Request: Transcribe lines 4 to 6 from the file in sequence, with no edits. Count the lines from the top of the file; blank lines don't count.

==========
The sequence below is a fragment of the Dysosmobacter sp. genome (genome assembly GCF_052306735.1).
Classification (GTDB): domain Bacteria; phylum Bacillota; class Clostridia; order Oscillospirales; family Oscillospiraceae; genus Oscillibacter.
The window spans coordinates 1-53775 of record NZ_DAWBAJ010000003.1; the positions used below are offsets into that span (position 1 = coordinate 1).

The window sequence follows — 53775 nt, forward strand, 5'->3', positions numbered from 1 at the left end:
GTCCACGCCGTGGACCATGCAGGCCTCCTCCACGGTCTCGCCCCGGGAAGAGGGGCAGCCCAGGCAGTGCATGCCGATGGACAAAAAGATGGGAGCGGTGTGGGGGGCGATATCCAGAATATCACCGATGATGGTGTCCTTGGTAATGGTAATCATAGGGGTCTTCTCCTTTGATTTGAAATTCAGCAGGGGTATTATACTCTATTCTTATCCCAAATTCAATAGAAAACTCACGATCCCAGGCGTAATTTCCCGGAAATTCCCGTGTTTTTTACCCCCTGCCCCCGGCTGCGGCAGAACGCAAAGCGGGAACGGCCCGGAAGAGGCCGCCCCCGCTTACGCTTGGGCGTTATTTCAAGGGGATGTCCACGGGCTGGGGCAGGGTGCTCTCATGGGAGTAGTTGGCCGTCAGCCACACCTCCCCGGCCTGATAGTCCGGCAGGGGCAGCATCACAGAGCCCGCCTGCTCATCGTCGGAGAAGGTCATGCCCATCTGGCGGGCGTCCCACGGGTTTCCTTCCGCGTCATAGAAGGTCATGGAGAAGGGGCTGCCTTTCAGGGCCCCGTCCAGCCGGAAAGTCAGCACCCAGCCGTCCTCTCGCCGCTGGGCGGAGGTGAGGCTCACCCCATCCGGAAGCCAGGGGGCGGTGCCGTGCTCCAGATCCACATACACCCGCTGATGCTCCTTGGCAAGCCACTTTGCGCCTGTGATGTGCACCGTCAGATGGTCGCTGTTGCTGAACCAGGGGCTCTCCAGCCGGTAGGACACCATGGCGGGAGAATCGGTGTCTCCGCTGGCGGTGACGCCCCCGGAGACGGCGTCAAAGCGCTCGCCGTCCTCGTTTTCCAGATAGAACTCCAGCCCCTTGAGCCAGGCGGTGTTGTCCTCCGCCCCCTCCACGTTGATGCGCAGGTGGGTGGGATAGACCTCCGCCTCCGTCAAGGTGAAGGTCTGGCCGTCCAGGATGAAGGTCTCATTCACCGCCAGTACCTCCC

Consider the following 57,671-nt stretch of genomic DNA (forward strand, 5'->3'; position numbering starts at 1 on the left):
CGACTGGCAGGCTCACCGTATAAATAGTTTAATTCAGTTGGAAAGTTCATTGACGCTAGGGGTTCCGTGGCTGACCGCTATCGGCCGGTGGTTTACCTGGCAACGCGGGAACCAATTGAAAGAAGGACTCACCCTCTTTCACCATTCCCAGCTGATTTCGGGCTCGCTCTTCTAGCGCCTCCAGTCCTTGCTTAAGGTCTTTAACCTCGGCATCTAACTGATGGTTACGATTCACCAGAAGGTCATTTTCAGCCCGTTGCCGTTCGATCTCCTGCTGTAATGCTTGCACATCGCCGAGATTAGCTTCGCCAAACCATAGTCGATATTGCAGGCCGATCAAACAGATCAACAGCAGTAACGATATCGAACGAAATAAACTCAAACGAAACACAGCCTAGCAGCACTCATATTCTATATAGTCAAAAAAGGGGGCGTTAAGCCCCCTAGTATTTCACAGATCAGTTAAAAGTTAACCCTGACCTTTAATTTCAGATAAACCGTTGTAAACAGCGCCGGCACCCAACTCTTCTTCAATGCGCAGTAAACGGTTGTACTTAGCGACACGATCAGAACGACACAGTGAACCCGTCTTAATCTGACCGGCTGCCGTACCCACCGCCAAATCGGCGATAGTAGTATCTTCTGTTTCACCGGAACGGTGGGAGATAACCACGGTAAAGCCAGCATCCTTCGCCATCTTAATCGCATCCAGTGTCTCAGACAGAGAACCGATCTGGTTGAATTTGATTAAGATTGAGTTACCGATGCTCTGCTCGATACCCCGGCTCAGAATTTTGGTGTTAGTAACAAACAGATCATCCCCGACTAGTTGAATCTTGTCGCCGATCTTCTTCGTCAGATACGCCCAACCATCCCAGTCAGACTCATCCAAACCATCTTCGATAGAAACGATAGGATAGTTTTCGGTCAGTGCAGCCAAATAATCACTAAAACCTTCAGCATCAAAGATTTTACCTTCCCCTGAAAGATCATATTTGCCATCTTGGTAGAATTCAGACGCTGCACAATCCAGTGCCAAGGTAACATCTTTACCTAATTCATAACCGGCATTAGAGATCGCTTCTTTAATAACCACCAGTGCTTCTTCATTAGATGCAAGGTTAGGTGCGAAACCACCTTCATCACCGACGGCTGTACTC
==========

The window sequence follows — 53775 nt, forward strand, 5'->3', positions numbered from 1 at the left end:
GTCCACGCCGTGGACCATGCAGGCCTCCTCCACGGTCTCGCCCCGGGAAGAGGGGCAGCCCAGGCAGTGCATGCCGATGGACAAAAAGATGGGAGCGGTGTGGGGGGCGATATCCAGAATATCACCGATGATGGTGTCCTTGGTAATGGTAATCATAGGGGTCTTCTCCTTTGATTTGAAATTCAGCAGGGGTATTATACTCTATTCTTATCCCAAATTCAATAGAAAACTCACGATCCCAGGCGTAATTTCCCGGAAATTCCCGTGTTTTTTACCCCCTGCCCCCGGCTGCGGCAGAACGCAAAGCGGGAACGGCCCGGAAGAGGCCGCCCCCGCTTACGCTTGGGCGTTATTTCAAGGGGATGTCCACGGGCTGGGGCAGGGTGCTCTCATGGGAGTAGTTGGCCGTCAGCCACACCTCCCCGGCCTGATAGTCCGGCAGGGGCAGCATCACAGAGCCCGCCTGCTCATCGTCGGAGAAGGTCATGCCCATCTGGCGGGCGTCCCACGGGTTTCCTTCCGCGTCATAGAAGGTCATGGAGAAGGGGCTGCCTTTCAGGGCCCCGTCCAGCCGGAAAGTCAGCACCCAGCCGTCCTCTCGCCGCTGGGCGGAGGTGAGGCTCACCCCATCCGGAAGCCAGGGGGCGGTGCCGTGCTCCAGATCCACATACACCCGCTGATGCTCCTTGGCAAGCCACTTTGCGCCTGTGATGTGCACCGTCAGATGGTCGCTGTTGCTGAACCAGGGGCTCTCCAGCCGGTAGGACACCATGGCGGGAGAATCGGTGTCTCCGCTGGCGGTGACGCCCCCGGAGACGGCGTCAAAGCGCTCGCCGTCCTCGTTTTCCAGATAGAACTCCAGCCCCTTGAGCCAGGCGGTGTTGTCCTCCGCCCCCTCCACGTTGATGCGCAGGTGGGTGGGATAGACCTCCGCCTCCGTCAAGGTGAAGGTCTGGCCGTCCAGGATGAAGGTCTCATTCACCGCCAGTACCTCCC

Consider the following 57,671-nt stretch of genomic DNA (forward strand, 5'->3'; position numbering starts at 1 on the left):